1 Answer | Add Yours
If you look at the characters of Leper, Gene and Finny, in the end, it is only Gene that actually makes it through the war with sound health and mind. Leper cracks under the pressure of training, and his mind becomes the victim to the rigorous schedule and lifestyle of a soldier. Finny, because he can't be on the front lines participating in the war, is torn apart by it and copes by making up stories about it. Also, Finny was so good-natured that Gene accurately concludes of him that he would be no good at fighting. He doesn't have the nature to be any good at war.
To "evolve the right way," you must steel yourself to the harsh realities of war; Leper was unable to do that, and Finny was caught off guard by the cruelty of war himself. In the book, Gene symbolically declares war on Finny through is declaration of it at the tree; his jealousy and insecurity led him to an act of thoughtless cruelty; in the end, that cost Finny his life. Finny was too nice to recognize that cruelty in Gene; when he finally was forced to confront it, he couldn't handle it, and it broke him. He didn't evolve with the proper amount of perspective and hardness to handle war. Leper did not evolve with the proper amount of hardness and resolve to survive it. Gene, however, did. He knew what cruelty was--he had seen it in his own heart. He knew the war was hard--he had seen it break Leper. He developed the attributes that needed to survive the war.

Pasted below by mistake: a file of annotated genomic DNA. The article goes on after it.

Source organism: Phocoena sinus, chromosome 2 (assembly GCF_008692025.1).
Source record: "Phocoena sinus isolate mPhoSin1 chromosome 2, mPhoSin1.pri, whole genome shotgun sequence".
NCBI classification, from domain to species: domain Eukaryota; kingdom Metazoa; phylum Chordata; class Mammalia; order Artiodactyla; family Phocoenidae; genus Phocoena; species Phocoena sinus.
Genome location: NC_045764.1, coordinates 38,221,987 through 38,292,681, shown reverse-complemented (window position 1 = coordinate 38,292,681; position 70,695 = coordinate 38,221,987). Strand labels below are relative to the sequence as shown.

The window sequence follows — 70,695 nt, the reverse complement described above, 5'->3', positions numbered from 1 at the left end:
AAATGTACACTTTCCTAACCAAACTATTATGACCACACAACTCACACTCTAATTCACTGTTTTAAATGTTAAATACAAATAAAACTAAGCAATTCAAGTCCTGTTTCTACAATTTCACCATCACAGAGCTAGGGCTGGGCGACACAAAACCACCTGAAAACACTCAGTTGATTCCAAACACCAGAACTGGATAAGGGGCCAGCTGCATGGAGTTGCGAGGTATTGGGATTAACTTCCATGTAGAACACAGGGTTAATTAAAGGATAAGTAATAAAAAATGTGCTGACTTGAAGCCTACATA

I hope that those thoughs helped a bit; good luck!
We’ve answered 330,702 questions. We can answer yours, too.Ask a question